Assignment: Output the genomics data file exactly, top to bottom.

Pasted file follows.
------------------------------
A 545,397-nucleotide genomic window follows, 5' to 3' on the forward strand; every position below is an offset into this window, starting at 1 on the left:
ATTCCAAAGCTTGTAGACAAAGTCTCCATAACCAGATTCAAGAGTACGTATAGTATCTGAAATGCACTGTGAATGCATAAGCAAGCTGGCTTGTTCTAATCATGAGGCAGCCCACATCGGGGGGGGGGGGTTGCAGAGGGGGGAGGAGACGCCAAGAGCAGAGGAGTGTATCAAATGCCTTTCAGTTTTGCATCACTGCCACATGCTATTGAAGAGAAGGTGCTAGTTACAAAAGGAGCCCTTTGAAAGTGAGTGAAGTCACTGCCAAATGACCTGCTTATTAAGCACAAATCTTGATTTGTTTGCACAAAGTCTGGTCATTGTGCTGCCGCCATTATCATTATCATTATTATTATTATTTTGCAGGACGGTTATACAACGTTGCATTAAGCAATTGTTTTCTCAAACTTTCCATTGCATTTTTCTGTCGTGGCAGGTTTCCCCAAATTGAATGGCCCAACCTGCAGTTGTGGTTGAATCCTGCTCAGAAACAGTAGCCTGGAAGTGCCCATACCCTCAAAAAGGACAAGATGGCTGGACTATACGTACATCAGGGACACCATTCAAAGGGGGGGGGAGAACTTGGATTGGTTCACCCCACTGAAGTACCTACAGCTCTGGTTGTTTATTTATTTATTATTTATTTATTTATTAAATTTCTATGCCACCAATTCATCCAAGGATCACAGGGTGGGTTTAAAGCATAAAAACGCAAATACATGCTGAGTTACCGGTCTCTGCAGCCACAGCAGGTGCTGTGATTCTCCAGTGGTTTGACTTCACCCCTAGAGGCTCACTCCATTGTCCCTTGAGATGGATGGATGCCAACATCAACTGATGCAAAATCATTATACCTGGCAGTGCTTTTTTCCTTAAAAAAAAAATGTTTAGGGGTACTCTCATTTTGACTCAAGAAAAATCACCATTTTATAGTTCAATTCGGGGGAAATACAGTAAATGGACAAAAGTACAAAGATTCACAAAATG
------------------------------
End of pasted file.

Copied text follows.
A 545,397-nucleotide genomic window follows, 5' to 3' on the forward strand; every position below is an offset into this window, starting at 1 on the left:
ATTCCAAAGCTTGTAGACAAAGTCTCCATAACCAGATTCAAGAGTACGTATAGTATCTGAAATGCACTGTGAATGCATAAGCAAGCTGGCTTGTTCTAATCATGAGGCAGCCCACATCGGGGGGGGGGGGTTGCAGAGGGGGGAGGAGACGCCAAGAGCAGAGGAGTGTATCAAATGCCTTTCAGTTTTGCATCACTGCCACATGCTATTGAAGAGAAGGTGCTAGTTACAAAAGGAGCCCTTTGAAAGTGAGTGAAGTCACTGCCAAATGACCTGCTTATTAAGCACAAATCTTGATTTGTTTGCACAAAGTCTGGTCATTGTGCTGCCGCCATTATCATTATCATTATTATTATTATTTTGCAGGACGGTTATACAACGTTGCATTAAGCAATTGTTTTCTCAAACTTTCCATTGCATTTTTCTGTCGTGGCAGGTTTCCCCAAATTGAATGGCCCAACCTGCAGTTGTGGTTGAATCCTGCTCAGAAACAGTAGCCTGGAAGTGCCCATACCCTCAAAAAGGACAAGATGGCTGGACTATACGTACATCAGGGACACCATTCAAAGGGGGGGGGAGAACTTGGATTGGTTCACCCCACTGAAGTACCTACAGCTCTGGTTGTTTATTTATTTATTATTTATTTATTTATTAAATTTCTATGCCACCAATTCATCCAAGGATCACAGGGTGGGTTTAAAGCATAAAAACGCAAATACATGCTGAGTTACCGGTCTCTGCAGCCACAGCAGGTGCTGTGATTCTCCAGTGGTTTGACTTCACCCCTAGAGGCTCACTCCATTGTCCCTTGAGATGGATGGATGCCAACATCAACTGATGCAAAATCATTATACCTGGCAGTGCTTTTTTCCTTAAAAAAAAAATGTTTAGGGGTACTCTCATTTTGACTCAAGAAAAATCACCATTTTATAGTTCAATTCGGGGGAAATACAGTAAATGGACAAAAGTACAAAGATTCACAAAATG